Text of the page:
2016-10-20 Sprint

4. Eating for performance
If you are not getting enough protein in during the day you will not repair muscle that is broken down during practice. The last thing we need is to lose muscle during the season. We recommend 1 g per bodyweight in lbs. A 180 lb. athlete would take in 180 grams of protein a day. We know most athletes will not eat that in whole food such chicken, beef, eggs, etc…Our favorite protein power is Dymatize 100% Whey protein 2-3 times a day. Also, when athletes are eating fried foods they are just slowing down the healing process. Those foods are not anti-inflammatory like fish oil and vegetables.

2016-10-20 Dymatize

5. Recovery is key
You are only as good as what you can adapt to and recover from. We recommend doing Cryotherapy after the game. We also foam roll during training sessions and we activate ourselves through a breathing/stick technique. It activates all the muscles that need to be awaken to perform at your best. Also, players are encouraged to use the Sauna, cold bath, salt bath, and stem treatment to speed up the recovery process.

2016-10-20 Cyro

Jimmy Lamour is a former Guilford College in Greensboro, NC All South Defensive Back. He set the record for interception return yards at the school. Upon Graduation, he tested numerous philosophies on strength and speed through seminars, self-study, conversation with renowned strength coaches, and training of hundreds of athletes. This led him to develop the 4.30 40 Speed System a system that helped him improve his 40 yard dash from a 4.66 to a 4.30, which gave way to many professional football workouts. He later developed Lamour Training Systems with the help of his lovely wife Charlene to help athletes improve their performance and receive knowledge he missed out on as a child. He continues to consult with several Division 1, prep schools, and high school coaches. LTS has helped many football athletes play at the D1, D2, and D3 levels. He believes that his passion to see young men become all God intended them to be and provide knowledge of the defensive back position which will allow young athletes under the tutelage of Pick 6 Academy to flourish. He is currently certified as a Youth Fitness specialist, 7on7 Performance Director, and High School Strength & Conditioning Specialist. Also, Coach Lamour is a devout Christian and enjoys being a part of Harvest Church. He has two children Camdon (19) and Micah (12).Sign up for his newsletter to receive his free speed report at http://fastyouthathlete.blogspot.com/ on For more information, call 336-257-9151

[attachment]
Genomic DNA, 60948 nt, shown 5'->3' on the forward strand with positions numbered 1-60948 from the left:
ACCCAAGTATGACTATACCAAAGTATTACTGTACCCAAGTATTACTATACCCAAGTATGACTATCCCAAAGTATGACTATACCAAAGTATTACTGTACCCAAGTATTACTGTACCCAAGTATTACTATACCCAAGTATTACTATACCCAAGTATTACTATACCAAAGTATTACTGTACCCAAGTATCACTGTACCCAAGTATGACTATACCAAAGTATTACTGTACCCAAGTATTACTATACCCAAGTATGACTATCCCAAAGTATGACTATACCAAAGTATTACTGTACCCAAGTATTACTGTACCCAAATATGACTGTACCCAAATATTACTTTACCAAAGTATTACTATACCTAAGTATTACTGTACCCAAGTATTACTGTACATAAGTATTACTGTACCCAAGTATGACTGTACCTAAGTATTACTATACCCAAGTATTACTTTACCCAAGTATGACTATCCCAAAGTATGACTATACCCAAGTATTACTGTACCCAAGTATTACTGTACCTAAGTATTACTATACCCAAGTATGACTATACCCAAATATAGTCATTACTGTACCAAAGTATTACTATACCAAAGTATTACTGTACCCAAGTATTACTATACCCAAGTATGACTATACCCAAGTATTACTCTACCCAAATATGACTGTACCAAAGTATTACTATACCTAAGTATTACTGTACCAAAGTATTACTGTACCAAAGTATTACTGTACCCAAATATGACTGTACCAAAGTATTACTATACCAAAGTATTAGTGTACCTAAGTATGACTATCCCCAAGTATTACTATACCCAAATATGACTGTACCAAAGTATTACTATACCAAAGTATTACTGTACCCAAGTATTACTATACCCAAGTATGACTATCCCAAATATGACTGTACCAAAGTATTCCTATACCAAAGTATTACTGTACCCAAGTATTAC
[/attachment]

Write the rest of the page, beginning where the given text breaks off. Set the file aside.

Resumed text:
• Glenn Goss said,

    Great article. At Eastern Guilford HS we finally got a principal this year (Lance Sockwell) who understands this. The principal he replaced only knew that she wanted us to win but never gave us the tools to get us to that point. When I was an assistant coach at NE Guilford HS that was the main factor of why we were winners. Coach Pursley had every FB player in WL class their entire HS career. Having these kids in class enabled them to play multiple sports (which we encouraged) which left no time for them to lift after classes were over. A school that does not offer strength development, speed development and agility classes will not be successful in their athletic programs.

  • Jimmy Lamour said,

    Thank you Coach. The best programs make sure they are developing their athletes year round while prescribing the appropriate volume depending on the season. We have put together a great yearly speed program that has helped many of our area athletes.